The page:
Honestly, in a lot of ways, the 10 Pro’s biggest problem seems to be TCL’s inferiority complex, which makes it feel like the phone is trying extra hard to be noticed. You can see this in things like the automatic watermark on the 10 Pro’s camera app, which is turned on by default and something I failed to notice until after I had shot all my test photos. It’s been years since the whole “Shot on X phone” trend meant anything, and while you can disable the watermark in settings, it never should have been turned on in the first place.

Photo: Sam Rutherford, Gizmodo

Photo: Sam Rutherford, Gizmodo

Unfortunately, while the 10 Pro’s pic is sharper, it went overboard on the colour saturation resulting in a weirdly orange looking pineapple.

Photo: Sam Rutherford, Gizmodo

Photo: Sam Rutherford, Gizmodo

Photo: Sam Rutherford, Gizmodo

Photo: Sam Rutherford, Gizmodo

Photo: Sam Rutherford, Gizmodo

Photo: Sam Rutherford, Gizmodo

Again, you can see where the 10 Pro went too heavy on the yellows and oranges.

Photo: Sam Rutherford, Gizmodo

Photo: Sam Rutherford, Gizmodo

Meanwhile, in this low light show, the 10 goes too heavy on the blues.

Furthermore, because of its experience making TV displays, TCL is trying to push its NXTVISION platform using a pre-installed app that allows you to change colour modes, enhance standard def content for playback on the 10 Pro’s display, and a couple other visual enhancements. And while playing around with the settings in the NXTVISION app does have a subtle effect on your viewing experience, it’s not exactly the mind blowing upgrade people might be expecting. Instead, I wish TCL spent less time trying to push its corporate synergy and invested a bit more effort into things like allowing the phone’s earpiece to also double as a second speaker so that the phone could deliver richer stereo audio instead of the one-sided mono sound it actually has.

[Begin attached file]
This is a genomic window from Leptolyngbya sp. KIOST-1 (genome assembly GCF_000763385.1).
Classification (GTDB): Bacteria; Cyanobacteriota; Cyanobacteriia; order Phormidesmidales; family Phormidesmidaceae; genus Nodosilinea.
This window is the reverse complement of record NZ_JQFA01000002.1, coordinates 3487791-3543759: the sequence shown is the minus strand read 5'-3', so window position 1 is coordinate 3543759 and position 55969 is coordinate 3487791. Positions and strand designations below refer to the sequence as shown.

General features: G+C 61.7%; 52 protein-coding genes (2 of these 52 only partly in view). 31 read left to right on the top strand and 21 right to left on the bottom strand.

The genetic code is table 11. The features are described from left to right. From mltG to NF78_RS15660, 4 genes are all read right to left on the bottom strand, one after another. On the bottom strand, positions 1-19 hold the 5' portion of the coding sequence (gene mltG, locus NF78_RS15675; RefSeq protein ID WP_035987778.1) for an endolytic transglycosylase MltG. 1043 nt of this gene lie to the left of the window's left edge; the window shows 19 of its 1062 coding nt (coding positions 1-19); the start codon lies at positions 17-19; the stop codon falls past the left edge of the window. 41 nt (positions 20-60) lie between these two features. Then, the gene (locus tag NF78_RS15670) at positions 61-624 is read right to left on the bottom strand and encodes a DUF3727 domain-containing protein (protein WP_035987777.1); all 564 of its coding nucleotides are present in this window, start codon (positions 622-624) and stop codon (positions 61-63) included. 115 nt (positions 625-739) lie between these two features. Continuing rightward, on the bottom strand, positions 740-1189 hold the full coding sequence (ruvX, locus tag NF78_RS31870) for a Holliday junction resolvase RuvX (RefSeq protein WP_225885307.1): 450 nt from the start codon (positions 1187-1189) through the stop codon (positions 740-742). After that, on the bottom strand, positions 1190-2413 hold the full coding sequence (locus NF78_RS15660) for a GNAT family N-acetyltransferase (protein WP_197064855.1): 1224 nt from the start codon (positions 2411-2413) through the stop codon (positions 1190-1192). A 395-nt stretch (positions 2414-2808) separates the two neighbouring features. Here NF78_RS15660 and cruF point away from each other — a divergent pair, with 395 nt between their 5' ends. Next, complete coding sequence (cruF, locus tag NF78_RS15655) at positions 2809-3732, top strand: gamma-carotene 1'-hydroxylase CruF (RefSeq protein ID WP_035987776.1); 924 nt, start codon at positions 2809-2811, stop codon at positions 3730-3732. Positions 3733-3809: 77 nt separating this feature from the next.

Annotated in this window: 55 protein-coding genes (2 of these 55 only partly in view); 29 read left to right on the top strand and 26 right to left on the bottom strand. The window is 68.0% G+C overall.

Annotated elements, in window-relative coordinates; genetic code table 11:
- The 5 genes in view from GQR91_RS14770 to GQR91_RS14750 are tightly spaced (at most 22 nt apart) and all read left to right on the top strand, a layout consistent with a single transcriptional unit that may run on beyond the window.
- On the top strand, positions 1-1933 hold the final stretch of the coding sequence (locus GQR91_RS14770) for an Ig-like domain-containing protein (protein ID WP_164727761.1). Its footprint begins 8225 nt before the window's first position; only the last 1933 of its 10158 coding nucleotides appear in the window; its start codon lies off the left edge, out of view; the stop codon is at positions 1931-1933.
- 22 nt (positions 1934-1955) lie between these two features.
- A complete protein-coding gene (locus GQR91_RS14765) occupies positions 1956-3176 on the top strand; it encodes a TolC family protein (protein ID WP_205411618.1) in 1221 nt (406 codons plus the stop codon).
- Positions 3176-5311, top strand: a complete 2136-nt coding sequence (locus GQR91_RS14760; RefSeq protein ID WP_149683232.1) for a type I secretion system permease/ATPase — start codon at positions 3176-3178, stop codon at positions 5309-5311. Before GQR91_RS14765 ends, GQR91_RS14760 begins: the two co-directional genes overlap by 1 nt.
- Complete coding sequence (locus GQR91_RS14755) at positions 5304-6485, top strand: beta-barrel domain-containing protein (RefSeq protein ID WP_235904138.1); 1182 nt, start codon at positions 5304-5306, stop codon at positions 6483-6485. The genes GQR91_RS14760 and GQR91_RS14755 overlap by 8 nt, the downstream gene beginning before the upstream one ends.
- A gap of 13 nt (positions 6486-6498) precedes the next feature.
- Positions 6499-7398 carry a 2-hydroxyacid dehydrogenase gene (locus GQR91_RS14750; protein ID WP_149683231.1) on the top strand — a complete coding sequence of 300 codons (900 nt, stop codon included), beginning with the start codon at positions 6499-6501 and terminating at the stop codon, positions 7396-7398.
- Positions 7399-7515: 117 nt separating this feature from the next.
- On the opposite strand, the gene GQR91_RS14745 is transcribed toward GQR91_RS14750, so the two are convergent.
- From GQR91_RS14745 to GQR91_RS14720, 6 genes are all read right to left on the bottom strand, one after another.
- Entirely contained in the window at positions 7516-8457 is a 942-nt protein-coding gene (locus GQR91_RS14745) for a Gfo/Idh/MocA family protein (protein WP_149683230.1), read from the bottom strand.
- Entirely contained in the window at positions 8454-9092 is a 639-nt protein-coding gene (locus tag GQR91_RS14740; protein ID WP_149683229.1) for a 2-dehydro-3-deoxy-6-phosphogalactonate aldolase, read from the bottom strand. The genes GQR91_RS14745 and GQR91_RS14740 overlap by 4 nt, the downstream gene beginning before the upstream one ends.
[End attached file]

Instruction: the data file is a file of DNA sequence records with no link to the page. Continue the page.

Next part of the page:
Still, if you can get past the small amount of crowing and chest puffing, the 10 Pro is just a simple, well-built phone with a big bag of tools at a really good price, which is all people actually want from a good mid-range device. The sad thing is that even after all of this, a lot of people are still going to sleep on the TCL 10 Pro, which is a shame, because just like its cheap TV’s, this thing feels like a steal.

Photo: Sam Rutherford, Gizmodo

README

  • Yes, the phone has a notch, but you can cover it up in specific apps if it’s an issue.
  • The button on the left is supposed to be dedicated to the Google Assistant, but you can actually program it to open any app you want or toggle things like the flashlight or Bluetooth.
  • The TCL 10 Pro is like a budget Galaxy S10, in a good way.
  • TCL says the 10 Pro will receive at least one major Android update, along with security patches every two months for two years.